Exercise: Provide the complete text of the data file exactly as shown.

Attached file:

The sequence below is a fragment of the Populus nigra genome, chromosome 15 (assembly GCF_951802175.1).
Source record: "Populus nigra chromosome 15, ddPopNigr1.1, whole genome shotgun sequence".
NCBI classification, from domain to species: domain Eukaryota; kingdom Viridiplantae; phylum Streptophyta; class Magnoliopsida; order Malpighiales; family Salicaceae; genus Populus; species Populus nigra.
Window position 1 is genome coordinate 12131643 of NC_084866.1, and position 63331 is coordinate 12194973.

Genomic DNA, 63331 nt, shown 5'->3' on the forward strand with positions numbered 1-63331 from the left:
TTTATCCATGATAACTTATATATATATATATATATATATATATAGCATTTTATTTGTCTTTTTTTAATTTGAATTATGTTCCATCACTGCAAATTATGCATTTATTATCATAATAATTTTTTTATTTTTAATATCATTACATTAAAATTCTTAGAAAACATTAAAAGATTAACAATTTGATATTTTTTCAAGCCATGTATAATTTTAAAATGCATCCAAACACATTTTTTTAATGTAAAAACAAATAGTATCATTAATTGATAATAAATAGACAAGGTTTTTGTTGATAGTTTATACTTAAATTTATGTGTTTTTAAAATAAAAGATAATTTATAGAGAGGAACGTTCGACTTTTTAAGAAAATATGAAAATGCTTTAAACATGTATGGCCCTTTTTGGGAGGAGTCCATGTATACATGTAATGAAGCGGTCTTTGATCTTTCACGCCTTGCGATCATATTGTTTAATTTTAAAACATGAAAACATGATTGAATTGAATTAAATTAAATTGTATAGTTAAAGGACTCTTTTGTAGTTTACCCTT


The sequence below is a fragment of the Populus nigra genome, chromosome 15 (assembly GCF_951802175.1).
Source record: "Populus nigra chromosome 15, ddPopNigr1.1, whole genome shotgun sequence".
NCBI classification, from domain to species: domain Eukaryota; kingdom Viridiplantae; phylum Streptophyta; class Magnoliopsida; order Malpighiales; family Salicaceae; genus Populus; species Populus nigra.
Window position 1 is genome coordinate 12131643 of NC_084866.1, and position 63331 is coordinate 12194973.

Genomic DNA, 63331 nt, shown 5'->3' on the forward strand with positions numbered 1-63331 from the left:
TTTATCCATGATAACTTATATATATATATATATATATATATATAGCATTTTATTTGTCTTTTTTTAATTTGAATTATGTTCCATCACTGCAAATTATGCATTTATTATCATAATAATTTTTTTATTTTTAATATCATTACATTAAAATTCTTAGAAAACATTAAAAGATTAACAATTTGATATTTTTTCAAGCCATGTATAATTTTAAAATGCATCCAAACACATTTTTTTAATGTAAAAACAAATAGTATCATTAATTGATAATAAATAGACAAGGTTTTTGTTGATAGTTTATACTTAAATTTATGTGTTTTTAAAATAAAAGATAATTTATAGAGAGGAACGTTCGACTTTTTAAGAAAATATGAAAATGCTTTAAACATGTATGGCCCTTTTTGGGAGGAGTCCATGTATACATGTAATGAAGCGGTCTTTGATCTTTCACGCCTTGCGATCATATTGTTTAATTTTAAAACATGAAAACATGATTGAATTGAATTAAATTAAATTGTATAGTTAAAGGACTCTTTTGTAGTTTACCCTT